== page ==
Often called the first wetsuit company, O’Neill has a long history as the utilitarian’s go-to rubber.
I, being a chicken, did not plunge into Iceland’s glacier lagoon. But if I had taken a dip beside the icebergs, I would have worn the Heat.
It’s a workhorse, one that I trusted completely and never fussed over. Left crumpled in the trunk overnight? Big deal. Scraped on the bottom? No one can tell. Bobbing alone on a cold, dark night? At least I’ll be warm when I drift out to sea. Often called the first wetsuit company, O’Neill has a long history as the utilitarian’s go-to rubber. My experience supported the reputation.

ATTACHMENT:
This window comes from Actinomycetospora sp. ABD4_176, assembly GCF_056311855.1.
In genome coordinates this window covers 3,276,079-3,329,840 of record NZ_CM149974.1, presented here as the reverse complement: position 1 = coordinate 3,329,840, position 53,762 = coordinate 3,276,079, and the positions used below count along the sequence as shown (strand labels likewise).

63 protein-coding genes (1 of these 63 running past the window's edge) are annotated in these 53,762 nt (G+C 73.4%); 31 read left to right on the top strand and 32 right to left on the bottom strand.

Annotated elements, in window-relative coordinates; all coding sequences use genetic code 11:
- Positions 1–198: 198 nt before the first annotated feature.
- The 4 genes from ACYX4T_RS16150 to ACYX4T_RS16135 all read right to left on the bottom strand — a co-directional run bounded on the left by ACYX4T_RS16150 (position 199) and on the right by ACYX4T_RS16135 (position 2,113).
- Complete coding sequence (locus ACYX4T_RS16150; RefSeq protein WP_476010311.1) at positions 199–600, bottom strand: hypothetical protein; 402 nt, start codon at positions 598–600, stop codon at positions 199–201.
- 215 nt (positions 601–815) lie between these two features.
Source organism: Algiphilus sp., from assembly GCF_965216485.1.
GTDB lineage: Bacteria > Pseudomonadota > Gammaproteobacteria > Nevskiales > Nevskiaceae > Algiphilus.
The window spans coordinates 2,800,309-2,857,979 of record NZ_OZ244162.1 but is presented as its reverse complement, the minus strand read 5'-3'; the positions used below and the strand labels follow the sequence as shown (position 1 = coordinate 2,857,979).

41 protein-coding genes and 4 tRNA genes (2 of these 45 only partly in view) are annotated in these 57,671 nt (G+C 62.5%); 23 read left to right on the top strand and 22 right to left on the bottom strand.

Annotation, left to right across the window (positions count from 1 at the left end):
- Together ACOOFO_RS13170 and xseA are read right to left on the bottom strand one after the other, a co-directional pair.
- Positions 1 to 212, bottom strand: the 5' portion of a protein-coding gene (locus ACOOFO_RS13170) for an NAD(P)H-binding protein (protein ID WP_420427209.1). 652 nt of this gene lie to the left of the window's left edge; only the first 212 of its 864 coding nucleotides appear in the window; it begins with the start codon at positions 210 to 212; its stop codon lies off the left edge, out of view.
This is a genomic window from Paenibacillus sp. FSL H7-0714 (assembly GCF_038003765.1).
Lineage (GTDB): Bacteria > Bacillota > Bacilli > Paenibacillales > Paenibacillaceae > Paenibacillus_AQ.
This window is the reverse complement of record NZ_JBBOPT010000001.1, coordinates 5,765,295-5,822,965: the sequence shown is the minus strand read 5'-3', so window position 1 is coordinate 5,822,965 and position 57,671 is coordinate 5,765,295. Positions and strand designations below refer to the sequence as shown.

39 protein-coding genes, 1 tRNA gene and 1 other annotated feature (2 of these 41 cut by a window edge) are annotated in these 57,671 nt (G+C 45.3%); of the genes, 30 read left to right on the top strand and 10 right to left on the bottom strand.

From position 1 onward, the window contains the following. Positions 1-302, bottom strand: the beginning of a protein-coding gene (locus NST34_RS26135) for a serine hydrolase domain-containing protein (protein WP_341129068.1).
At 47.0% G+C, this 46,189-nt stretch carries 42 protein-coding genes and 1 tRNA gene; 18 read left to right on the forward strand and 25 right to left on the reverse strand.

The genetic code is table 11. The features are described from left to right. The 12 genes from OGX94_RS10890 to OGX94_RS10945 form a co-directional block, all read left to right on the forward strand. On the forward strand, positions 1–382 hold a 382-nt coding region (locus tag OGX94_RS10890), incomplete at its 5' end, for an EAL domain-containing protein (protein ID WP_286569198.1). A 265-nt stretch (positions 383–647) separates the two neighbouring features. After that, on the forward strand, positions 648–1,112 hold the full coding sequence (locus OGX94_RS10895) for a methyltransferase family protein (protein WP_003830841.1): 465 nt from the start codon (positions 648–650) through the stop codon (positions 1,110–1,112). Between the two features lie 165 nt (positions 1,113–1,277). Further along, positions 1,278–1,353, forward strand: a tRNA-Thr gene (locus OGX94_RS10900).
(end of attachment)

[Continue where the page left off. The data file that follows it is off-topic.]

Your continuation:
The Heat is made from value-conscious neoprene and enhanced with well-executed details. Synthetic insulation in the torso kept my core extra cozy and flexible bands around the wrists made sure the tacky cuffs stayed in place while I flailed at a rocky pointbreak. The sash-style inner collar proved delightfully easy to climb into and out of at the truck. Minimal seams allowed as much flex as possible from the rubber, and waterproof glue stopped any water from penetrating at the seams.
Sometimes a weird suction effect developed in the suit—sliding off my board, I’d find the neoprene clinging to my crotch—but this seemed a small tradeoff. The Heat costs half as much as a decent board and allows you to surf virtually anywhere, including alone under the arctic sun.